Energy in the clutchMarch 23, 2012
Energy in the clutch
By Jeff Brown
Since James Naismith hung the first peach basket on a wall and invented the game in 1891, basketball has been a game for the tall. In that sense, head coach Scott Drew's roster is one of the best-equipped in the country, with a regular rotation that features four players standing 6-9 or taller.
But for all that height, the most important player on the team might be the one you're most likely to overlook (literally): the generously listed 5-foot-10 Pierre Jackson. What Jackson lacks in size, however, he more than makes up for in energy and intensity.
"He's a little energy plug," says fellow guard Brady Heslip. "He's able to make a quick play and change the momentum of the game, then get a steal and change the momentum even more. ... He can pass, he can score, he can really guard people. He's a really smart basketball player."
"He can do whatever he needs to do on the court," echoes senior Quincy Acy. "He brings clutchness, toughness. He wants the ball in his hands."
Those hands have brought good fortune several times already this year. Jackson hit a game-tying 3-pointer with 18 seconds left to force overtime against West Virginia in a game the Bears eventually won, then hit game-winning shots in the final 30 seconds to clinch wins against Mississippi State and Texas A&M.
And in one of his first games as a Bear, the diminutive guard blocked a BYU 3-pointer at the buzzer to end Baylor's 86-83 win over the Cougars in Provo. Yet, Jackson came close to missing out on all of this.
After a sterling high school career, Jackson's academics prevented the Las Vegas native from signing with a Division-I program right away, heading off his first shot at college glory. Instead, he followed the recommendation of a former teammate and enrolled at the College of Southern Idaho.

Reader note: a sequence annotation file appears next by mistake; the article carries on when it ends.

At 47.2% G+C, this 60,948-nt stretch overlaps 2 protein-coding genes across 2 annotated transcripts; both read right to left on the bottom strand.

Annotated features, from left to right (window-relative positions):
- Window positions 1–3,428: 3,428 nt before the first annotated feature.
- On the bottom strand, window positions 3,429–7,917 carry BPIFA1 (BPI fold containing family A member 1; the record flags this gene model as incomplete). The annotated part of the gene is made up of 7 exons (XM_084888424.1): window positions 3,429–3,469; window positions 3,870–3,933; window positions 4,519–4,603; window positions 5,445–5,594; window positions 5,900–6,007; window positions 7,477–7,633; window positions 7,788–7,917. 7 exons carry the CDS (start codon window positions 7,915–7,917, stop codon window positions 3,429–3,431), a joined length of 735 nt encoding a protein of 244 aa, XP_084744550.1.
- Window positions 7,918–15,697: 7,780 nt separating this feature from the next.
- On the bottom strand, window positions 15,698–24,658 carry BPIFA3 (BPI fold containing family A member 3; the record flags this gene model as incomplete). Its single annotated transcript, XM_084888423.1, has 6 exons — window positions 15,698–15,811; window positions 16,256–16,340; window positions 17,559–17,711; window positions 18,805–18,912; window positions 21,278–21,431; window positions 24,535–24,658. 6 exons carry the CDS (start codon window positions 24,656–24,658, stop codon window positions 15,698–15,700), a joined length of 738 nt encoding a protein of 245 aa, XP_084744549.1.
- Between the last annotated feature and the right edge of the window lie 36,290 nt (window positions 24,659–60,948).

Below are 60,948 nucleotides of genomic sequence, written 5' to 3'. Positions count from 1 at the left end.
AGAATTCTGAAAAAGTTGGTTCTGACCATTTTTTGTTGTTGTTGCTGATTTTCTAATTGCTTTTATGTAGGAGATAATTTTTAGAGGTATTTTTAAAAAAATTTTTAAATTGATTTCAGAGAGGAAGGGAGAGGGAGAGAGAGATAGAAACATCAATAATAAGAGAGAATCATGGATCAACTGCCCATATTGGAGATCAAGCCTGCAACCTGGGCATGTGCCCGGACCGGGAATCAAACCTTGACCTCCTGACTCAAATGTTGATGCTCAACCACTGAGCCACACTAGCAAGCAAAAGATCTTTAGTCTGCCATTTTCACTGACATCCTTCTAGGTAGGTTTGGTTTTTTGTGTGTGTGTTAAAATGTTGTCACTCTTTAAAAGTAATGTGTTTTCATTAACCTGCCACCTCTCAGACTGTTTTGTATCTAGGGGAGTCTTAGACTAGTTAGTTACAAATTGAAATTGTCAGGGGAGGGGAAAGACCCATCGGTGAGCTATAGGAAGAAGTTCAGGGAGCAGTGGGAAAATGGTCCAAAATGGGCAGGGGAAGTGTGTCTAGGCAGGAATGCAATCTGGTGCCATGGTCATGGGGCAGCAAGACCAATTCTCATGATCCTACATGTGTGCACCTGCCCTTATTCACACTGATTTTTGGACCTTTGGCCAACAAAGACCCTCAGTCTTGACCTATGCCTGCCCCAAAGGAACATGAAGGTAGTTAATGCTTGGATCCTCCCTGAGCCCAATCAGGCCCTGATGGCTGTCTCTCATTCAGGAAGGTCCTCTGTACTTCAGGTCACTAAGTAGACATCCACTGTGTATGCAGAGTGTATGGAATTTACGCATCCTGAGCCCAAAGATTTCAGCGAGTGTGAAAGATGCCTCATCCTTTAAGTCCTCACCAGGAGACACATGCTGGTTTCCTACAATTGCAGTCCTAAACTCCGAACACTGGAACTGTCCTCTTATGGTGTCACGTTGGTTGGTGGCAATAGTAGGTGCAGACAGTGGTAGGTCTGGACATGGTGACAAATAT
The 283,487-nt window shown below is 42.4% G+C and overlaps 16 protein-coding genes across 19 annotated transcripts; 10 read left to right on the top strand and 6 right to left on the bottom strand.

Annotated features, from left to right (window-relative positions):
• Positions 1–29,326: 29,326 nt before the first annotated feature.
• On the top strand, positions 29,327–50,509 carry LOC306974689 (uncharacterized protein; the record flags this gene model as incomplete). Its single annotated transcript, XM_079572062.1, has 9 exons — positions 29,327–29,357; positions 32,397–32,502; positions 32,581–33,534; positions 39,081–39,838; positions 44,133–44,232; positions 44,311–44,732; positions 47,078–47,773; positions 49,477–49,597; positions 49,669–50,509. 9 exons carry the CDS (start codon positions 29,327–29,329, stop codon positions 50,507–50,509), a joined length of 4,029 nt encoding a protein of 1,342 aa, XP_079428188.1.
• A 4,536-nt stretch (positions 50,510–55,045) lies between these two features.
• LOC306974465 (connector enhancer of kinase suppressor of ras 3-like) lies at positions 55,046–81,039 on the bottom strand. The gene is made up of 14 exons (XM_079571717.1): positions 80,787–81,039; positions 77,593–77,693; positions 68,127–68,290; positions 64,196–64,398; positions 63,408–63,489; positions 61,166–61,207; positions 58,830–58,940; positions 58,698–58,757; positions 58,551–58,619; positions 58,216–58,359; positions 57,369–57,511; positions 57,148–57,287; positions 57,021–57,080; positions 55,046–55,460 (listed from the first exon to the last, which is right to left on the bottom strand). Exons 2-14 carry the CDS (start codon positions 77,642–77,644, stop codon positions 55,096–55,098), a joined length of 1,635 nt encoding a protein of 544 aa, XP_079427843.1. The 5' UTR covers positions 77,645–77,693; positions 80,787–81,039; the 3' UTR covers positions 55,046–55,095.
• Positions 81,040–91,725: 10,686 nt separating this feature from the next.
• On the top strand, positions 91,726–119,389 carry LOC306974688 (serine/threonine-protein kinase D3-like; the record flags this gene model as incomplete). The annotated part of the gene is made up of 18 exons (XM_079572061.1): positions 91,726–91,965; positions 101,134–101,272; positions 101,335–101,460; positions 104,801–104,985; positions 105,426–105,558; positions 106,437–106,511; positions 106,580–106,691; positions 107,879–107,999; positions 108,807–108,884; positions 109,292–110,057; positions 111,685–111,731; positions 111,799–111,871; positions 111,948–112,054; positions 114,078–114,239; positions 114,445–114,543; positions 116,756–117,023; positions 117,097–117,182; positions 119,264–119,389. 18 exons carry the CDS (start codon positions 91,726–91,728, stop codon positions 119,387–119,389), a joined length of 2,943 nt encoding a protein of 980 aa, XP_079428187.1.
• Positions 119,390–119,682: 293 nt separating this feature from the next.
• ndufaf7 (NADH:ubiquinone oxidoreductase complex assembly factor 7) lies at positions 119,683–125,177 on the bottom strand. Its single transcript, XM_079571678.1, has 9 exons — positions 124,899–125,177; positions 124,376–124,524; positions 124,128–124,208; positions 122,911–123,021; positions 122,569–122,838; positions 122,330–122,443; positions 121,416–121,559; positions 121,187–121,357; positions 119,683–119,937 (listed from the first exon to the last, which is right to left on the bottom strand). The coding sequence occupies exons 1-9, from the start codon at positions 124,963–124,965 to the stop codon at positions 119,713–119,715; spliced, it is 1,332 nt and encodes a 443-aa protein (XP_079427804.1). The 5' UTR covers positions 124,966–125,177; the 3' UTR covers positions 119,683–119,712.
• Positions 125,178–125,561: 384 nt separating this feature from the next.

And then ... "As soon as I got there, I hurt myself," Jackson recalls. "I hit my elbow on the floor real hard. The doctors said it was kind of broken before, because I fall a lot, but this time I shattered it completely."
The injury took away Jackson's biggest weapon: his scoring prowess. He says he led the state in scoring for much of his senior year of high school, but limited by his elbow, Jackson was held to fewer than 8 points a game as a freshman.
"It changed my game a lot," reflects Jackson today. "Coming out of high school, I used to score a lot, but now I couldn't shoot. I was just distributing the ball and getting to the rim."
Again, Jackson could have been discouraged. Instead, he found the silver lining.
"It was a blessing in disguise, a big blessing. It made me a better team player all-around, and I'm really glad I went through that."
As a sophomore, Jackson bounced back to lead his team in scoring as CSI won the junior college national championship. It was during that postseason run that Baylor came into the picture, eventually offering a scholarship that Jackson quickly accepted.
He began his first year at Baylor coming off the bench behind incumbent starter A.J. Walton, but quickly began to see more playing time and eventually claimed the starting role in late January. From then through the end of the regular season, he averaged 15.2 pts and 5.9 assists per game, leading the team in both categories over that time.
"I've just tried to make the biggest impact I could to try and help us win, no matter how many minutes or points I have," he says. "We're like family, like brothers. I'd do anything for these guys, and they'd do the same for me."
Family means a lot to Jackson. More than 1,200 miles from home, he still talks to his grandmother, Linda Allen, every day --
sometimes multiple times a day.
"She's my everything. I don't know where I'd be without her," he says. "She put the basketball in my hands first when I was real little. Now she doesn't really care about me playing basketball; she wants me to get my education. She's my rock."
In fact, Jackson and his grandmother rarely talk about the game at all.
"She tells me about her soap operas, and about my little brother. She wants to hear how I'm doing in school, am I getting married, stuff like that. She talks about whatever she sees, and I listen. She's a very smart woman and helps me with a lot of stuff."
Jackson says his grandmother listens to most of his games online. If he can add a few more big plays to his resume like the ones he's already made in a Baylor uniform, she might get to listen to the Bears make a deep run all the way through March Madness.